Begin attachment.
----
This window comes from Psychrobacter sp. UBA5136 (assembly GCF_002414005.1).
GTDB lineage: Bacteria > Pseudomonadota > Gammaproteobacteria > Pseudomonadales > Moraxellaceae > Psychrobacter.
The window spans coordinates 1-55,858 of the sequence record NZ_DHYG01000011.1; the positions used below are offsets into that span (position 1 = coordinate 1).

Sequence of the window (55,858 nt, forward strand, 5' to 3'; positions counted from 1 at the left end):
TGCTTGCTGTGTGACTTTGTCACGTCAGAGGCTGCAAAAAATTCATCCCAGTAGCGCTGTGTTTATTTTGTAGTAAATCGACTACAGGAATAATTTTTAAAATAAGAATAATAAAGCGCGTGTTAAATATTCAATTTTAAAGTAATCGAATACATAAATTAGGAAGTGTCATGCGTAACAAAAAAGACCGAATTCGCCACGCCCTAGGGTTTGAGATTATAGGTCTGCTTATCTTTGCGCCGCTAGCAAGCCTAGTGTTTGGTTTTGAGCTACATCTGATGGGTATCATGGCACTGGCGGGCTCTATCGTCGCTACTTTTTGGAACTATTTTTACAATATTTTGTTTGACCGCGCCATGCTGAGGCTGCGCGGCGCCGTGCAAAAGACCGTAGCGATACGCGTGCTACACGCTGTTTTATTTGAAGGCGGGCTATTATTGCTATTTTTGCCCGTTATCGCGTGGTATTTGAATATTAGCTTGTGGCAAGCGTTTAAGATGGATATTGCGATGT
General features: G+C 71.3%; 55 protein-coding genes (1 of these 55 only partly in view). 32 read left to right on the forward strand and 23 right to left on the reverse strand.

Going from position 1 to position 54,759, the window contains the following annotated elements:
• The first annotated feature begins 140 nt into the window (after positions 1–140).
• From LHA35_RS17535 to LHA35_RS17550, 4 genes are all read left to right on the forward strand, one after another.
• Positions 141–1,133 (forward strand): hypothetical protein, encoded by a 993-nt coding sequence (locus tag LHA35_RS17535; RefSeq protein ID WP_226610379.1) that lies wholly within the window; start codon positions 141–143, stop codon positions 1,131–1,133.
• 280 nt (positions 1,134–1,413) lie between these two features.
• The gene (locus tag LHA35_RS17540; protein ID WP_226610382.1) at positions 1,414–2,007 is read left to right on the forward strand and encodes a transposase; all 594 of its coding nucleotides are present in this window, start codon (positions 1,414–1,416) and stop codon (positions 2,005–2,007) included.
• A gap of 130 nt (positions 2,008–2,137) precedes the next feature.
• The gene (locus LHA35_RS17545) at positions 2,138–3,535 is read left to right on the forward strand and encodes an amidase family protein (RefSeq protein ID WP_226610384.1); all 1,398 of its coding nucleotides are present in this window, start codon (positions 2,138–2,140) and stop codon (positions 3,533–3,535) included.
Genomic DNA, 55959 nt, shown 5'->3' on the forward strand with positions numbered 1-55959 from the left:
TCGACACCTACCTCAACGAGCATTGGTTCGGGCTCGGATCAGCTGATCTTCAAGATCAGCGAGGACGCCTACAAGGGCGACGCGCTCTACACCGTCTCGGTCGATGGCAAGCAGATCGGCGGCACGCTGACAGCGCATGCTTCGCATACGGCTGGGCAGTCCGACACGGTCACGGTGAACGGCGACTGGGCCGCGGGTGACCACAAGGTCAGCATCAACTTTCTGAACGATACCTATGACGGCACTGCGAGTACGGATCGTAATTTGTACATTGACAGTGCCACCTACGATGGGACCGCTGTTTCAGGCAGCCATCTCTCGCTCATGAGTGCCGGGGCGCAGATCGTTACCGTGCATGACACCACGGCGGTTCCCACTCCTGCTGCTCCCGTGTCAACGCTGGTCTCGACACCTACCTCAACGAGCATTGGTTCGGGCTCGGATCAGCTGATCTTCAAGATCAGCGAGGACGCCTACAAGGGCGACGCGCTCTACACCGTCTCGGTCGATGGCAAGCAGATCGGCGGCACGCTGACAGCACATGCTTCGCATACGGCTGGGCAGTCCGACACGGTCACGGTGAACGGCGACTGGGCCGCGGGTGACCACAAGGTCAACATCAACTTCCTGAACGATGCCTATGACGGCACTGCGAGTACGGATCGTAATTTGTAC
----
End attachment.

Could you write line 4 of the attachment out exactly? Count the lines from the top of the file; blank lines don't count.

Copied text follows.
Sequence of the window (55,858 nt, forward strand, 5' to 3'; positions counted from 1 at the left end):